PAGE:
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Protein Ingestion Increases Myofibrillar Protein Synthesis after Concurrent Exercise


Medicine & Science in Sports & Exercise: January 2015 - Volume 47 - Issue 1 - p 82–91
doi: 10.1249/MSS.0000000000000390
Basic Sciences

Purpose We determined the effect of protein supplementation on anabolic signaling and rates of myofibrillar and mitochondrial protein synthesis after a single bout of concurrent training.

Methods Using a randomized crossover design, eight healthy males were assigned to experimental trials consisting of resistance exercise (8 × 5 leg extension, 80% 1RM) followed by cycling (30 min at approximately 70% V˙O2peak) with either postexercise protein (PRO, 25-g whey protein) or placebo (PLA) ingestion. Muscle biopsies were obtained at rest and at 1 and 4 h after exercise.

Results AktSer473 and mTORSer2448 phosphorylation increased 1 h after exercise with PRO (175%–400%, P < 0.01) and was different from PLA (150%–300%, P < 0.001). Muscle RING finger 1 and atrogin-1 messenger RNA (mRNA) were elevated after exercise but were higher with PLA compared with those in PRO at 1 h (50%–315%, P < 0.05), whereas peroxisome proliferator-activated receptor gamma coactivator 1-alpha mRNA increased 4 h after exercise (620%–730%, P < 0.001), with no difference between treatments. Postexercise rates of myofibrillar protein synthesis increased above rest in both trials (75%–145%, P < 0.05) but were higher with PRO (67%, P < 0.05), whereas mitochondrial protein synthesis did not change from baseline.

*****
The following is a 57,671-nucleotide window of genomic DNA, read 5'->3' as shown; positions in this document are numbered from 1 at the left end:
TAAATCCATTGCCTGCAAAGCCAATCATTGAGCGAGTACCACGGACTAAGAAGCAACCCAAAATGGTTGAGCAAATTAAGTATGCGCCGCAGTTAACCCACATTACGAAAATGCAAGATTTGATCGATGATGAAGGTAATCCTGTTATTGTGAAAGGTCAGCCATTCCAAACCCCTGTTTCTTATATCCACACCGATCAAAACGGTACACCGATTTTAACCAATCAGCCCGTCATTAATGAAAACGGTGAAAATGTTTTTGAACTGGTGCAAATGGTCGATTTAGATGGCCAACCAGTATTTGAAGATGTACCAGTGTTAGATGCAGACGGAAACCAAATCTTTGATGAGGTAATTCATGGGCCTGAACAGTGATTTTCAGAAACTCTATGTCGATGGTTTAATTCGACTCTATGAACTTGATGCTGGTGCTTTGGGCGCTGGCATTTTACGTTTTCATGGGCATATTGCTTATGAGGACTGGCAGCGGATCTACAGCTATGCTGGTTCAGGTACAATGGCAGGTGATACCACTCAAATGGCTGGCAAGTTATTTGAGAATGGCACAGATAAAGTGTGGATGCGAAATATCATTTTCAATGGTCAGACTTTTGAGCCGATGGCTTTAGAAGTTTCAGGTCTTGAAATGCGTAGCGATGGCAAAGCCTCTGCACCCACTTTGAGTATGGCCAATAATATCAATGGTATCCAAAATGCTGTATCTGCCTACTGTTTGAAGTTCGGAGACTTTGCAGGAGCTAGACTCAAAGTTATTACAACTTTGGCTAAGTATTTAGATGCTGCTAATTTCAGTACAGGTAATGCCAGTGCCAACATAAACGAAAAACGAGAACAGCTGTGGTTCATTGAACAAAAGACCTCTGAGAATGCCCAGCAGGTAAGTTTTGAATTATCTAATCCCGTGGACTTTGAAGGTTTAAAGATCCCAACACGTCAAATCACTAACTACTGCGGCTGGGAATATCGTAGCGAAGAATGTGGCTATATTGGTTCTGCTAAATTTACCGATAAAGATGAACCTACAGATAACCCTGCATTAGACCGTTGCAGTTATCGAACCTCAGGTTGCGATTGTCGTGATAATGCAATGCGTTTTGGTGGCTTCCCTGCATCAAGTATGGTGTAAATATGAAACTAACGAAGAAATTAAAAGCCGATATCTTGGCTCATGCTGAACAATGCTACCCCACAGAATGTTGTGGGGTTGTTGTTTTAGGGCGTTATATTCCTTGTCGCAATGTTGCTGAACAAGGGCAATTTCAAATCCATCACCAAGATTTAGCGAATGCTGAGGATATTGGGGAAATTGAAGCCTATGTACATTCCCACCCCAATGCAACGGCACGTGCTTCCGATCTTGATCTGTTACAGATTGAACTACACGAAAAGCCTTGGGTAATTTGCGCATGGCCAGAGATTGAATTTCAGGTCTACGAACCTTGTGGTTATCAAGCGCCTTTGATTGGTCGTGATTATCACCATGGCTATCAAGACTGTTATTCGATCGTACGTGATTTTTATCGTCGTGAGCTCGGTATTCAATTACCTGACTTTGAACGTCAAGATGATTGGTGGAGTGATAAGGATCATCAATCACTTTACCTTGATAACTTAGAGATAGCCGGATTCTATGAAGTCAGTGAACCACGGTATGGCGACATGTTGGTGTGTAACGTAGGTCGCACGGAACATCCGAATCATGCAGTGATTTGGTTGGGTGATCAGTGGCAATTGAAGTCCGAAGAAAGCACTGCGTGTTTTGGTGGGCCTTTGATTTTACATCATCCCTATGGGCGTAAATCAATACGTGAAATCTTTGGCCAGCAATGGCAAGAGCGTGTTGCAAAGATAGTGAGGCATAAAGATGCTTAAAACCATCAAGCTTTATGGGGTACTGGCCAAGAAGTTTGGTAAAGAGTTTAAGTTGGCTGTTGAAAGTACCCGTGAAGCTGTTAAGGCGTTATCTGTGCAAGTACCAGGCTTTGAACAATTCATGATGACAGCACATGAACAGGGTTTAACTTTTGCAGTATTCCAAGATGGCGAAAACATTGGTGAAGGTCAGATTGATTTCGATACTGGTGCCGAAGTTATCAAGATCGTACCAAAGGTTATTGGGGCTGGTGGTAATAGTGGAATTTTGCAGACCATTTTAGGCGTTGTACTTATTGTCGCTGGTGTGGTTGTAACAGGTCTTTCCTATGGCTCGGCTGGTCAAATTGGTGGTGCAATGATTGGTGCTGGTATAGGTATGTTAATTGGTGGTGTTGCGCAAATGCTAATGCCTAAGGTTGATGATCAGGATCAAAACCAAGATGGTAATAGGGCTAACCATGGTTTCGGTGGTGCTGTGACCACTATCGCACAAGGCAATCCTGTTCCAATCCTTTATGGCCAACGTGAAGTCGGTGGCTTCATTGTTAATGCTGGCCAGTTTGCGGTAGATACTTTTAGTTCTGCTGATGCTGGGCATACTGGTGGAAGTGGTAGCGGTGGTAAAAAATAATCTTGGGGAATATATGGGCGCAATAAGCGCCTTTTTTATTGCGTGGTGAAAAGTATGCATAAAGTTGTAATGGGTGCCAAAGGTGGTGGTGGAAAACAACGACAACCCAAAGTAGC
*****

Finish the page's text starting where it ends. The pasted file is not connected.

Conclusions Our results show that a concurrent training session promotes anabolic adaptive responses and increases metabolic/oxidative mRNA expression in the skeletal muscle. PRO ingestion after combined resistance and endurance exercise enhances myofibrillar protein synthesis and attenuates markers of muscle catabolism and thus is likely an important nutritional strategy to enhance adaptation responses with concurrent training.

1Exercise and Nutrition Research Group, School of Exercise Sciences, Australian Catholic University, Fitzroy, Victoria, AUSTRALIA; 2Exercise and Nutrition Research Group, School of Medical Sciences, Royal Melbourne Institute of Technology University, Melbourne, AUSTRALIA; 3Exercise Metabolism Research Group, Department of Kinesiology, McMaster University, Hamilton, Ontario, CANADA; 4Nestlé Research Center, Nestec Ltd., Lausanne, SWITZERLAND; 5Canadian Sport Centre Pacific, Victoria, British Columbia, CANADA; 6Research Institute for Sport and Exercise Sciences, Liverpool John Moores University, Liverpool, UNITED KINGDOM; 7School of Exercise and Nutrition Sciences and Institute of Health and Biomedical Innovation, Queensland University of Technology, Brisbane, AUSTRALIA.

Address for correspondence: John A. Hawley, Ph.D., Exercise and Nutrition Research Group, School of Exercise Sciences, Australian Catholic University, Victoria 3165, Australia. E-mail:

Submitted for publication December 2013.

Accepted for publication May 2014.

© 2015 American College of Sports Medicine